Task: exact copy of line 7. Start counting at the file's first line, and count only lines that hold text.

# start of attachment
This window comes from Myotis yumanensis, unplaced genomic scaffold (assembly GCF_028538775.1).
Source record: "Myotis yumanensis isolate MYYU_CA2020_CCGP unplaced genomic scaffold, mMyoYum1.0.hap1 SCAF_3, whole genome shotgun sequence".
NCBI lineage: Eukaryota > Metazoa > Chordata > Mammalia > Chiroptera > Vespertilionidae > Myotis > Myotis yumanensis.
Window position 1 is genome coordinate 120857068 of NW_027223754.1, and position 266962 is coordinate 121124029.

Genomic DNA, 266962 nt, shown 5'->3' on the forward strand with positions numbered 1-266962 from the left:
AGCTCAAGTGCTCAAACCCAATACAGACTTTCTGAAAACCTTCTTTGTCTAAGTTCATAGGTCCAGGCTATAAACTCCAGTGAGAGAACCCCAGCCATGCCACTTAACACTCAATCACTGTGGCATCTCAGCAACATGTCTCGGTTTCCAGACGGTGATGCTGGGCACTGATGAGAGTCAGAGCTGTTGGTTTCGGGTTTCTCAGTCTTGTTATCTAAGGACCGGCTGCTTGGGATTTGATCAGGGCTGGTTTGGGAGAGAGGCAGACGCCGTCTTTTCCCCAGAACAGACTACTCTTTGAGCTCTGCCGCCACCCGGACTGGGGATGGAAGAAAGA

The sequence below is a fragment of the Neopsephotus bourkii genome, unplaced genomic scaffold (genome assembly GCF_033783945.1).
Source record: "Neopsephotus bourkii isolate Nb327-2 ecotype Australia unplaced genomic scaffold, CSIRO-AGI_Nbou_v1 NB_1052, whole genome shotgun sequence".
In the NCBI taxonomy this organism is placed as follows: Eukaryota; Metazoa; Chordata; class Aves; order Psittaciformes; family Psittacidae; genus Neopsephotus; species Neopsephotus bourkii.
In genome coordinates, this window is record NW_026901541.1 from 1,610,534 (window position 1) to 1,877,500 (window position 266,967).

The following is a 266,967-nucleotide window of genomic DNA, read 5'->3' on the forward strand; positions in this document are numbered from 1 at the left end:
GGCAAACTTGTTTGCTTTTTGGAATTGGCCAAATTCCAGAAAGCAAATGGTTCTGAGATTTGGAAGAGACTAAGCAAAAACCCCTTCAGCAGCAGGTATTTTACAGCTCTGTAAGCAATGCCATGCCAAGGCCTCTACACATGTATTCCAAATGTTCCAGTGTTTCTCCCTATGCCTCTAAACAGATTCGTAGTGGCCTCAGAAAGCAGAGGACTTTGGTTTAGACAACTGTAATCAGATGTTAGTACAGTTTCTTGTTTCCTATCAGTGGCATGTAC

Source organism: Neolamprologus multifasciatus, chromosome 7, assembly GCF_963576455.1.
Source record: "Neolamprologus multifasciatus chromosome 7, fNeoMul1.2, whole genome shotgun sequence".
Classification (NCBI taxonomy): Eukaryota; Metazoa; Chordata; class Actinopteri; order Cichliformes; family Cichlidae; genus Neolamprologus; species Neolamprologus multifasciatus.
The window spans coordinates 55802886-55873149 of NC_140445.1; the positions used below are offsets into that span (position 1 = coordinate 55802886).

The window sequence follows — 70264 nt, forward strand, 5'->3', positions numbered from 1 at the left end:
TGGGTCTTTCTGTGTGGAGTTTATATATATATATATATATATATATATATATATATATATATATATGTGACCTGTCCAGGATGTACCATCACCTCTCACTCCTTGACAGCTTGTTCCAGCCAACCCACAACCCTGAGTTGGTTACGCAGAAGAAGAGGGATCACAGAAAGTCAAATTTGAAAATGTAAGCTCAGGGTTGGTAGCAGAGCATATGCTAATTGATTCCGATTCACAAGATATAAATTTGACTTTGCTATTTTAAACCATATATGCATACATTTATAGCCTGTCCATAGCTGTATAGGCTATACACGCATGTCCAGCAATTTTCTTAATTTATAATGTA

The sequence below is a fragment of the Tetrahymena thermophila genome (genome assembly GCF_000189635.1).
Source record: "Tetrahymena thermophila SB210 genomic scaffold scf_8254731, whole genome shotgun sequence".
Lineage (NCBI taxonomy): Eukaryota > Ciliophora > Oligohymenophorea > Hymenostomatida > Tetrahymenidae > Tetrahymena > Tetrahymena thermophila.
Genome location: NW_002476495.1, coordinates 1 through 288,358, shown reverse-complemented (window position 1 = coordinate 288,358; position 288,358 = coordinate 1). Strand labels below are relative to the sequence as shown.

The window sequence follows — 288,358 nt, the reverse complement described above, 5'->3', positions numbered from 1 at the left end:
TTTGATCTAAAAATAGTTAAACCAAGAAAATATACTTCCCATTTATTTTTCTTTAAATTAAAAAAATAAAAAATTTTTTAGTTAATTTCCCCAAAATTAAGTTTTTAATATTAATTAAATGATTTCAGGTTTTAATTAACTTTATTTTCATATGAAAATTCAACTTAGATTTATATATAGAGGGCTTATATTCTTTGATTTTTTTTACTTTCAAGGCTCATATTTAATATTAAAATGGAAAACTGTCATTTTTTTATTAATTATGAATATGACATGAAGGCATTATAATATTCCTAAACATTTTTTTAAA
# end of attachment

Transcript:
The sequence below is a fragment of the Neopsephotus bourkii genome, unplaced genomic scaffold (genome assembly GCF_033783945.1).